Is anyone else over open-plan living?
I, for one, have found myself craving walls and doors for the last year or so. Honestly, where did all the walls go?!
The whole open-plan movement seemed like a great idea at the time. It was hailed as the answer to the modern lifestyle, where the kitchen is often the hub of the home.
But it definitely has it drawbacks and they’re starting to become more and more apparent in our household.
“Isn’t this great guys, we can chat while I’m cooking dinner.”
“What did you say? I can’t hear you over the rangehood, TV and little Robbie’s iPad.”
The competing sounds, the unwelcome smells – I’m pretty sure no one really took this into account when we all decided to get out our sledgehammers and let loose on the kitchen wall.
More architects and homeowners are now moving away from open-plan towards split-level or “broken-plan” living with areas that are linked yet separate.
If you’re thinking of the sunken lounges and split-level arrangements of the 70s you’re not far off – but picture that with less orange and garish prints.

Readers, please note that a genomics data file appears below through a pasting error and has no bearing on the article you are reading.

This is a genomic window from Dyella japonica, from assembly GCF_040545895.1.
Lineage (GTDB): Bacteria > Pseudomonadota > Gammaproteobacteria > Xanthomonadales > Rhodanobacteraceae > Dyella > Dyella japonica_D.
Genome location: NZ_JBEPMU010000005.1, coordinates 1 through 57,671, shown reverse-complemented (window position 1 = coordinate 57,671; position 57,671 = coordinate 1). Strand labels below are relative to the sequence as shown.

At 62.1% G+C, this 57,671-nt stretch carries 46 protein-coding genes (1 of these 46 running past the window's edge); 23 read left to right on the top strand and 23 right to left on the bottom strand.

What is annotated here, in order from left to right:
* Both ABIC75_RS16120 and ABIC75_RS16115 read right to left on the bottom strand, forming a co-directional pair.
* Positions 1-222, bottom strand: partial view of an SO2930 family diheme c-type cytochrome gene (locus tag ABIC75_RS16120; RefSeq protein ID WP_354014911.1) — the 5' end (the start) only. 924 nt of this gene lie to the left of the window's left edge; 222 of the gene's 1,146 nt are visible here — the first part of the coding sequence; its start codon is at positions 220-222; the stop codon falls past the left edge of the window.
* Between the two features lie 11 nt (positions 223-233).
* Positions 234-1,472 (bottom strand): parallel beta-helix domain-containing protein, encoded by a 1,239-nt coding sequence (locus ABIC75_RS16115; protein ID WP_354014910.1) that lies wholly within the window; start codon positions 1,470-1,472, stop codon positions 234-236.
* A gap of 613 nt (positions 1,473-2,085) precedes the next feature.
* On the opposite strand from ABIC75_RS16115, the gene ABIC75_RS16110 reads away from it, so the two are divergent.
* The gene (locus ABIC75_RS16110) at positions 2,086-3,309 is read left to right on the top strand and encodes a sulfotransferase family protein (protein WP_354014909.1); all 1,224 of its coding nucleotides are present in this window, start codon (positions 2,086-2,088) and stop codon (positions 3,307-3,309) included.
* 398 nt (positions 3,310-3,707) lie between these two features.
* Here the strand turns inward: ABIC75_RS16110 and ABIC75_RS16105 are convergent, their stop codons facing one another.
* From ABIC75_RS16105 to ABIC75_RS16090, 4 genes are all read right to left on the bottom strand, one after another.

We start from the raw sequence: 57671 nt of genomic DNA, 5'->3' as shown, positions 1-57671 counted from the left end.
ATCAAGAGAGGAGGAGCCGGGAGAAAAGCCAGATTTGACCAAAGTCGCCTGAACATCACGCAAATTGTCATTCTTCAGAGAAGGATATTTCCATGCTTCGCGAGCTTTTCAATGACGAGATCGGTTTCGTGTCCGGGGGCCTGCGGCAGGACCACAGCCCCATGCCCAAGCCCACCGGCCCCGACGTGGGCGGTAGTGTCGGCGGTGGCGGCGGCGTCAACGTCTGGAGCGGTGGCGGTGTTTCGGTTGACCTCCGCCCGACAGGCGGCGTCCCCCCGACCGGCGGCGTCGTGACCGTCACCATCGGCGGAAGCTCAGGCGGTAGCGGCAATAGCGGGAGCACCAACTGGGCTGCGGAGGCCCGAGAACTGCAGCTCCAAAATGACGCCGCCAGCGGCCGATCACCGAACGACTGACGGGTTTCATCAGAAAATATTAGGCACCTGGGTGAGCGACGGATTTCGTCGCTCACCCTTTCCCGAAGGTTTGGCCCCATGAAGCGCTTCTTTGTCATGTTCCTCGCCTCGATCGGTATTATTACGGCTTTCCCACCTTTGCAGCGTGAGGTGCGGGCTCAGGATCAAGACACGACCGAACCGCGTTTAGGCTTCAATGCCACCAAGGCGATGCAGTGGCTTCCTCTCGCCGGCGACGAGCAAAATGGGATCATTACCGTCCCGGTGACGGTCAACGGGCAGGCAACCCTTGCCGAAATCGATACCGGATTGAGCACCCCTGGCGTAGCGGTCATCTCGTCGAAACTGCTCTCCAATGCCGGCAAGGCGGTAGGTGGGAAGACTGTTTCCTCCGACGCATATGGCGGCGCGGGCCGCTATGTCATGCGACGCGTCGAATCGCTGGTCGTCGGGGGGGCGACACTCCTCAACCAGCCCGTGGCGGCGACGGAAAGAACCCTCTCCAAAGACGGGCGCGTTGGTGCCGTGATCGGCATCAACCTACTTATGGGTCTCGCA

Broken-plan living allows for living spaces to be visually linked but have separate, distinct areas that can give families more room for privacy.
Steps, different ceiling heights and contrasting textures are what sets broken-plan apart from open-plan.
Here are some great examples:
Novak + Middleton Architects
I don’t think this layout hugely helps with the noise-pollution issue but don’t worry researchers are working on combatting this problem.
Quiet kitchens without noisy kettles or deafening range hoods are on their way.
An instant hot water tap could have you kicking that kettle to the kerb and a rangehood with a motor outside the home will mute that annoying humming sound.
Researchers have even come up with a sink with deadening pads to prevent the metallic sound when water hits the bottom.
I’m still not sure that’s enough to bring me back around to open-plan living – but broken-plan sounds like a great compromise.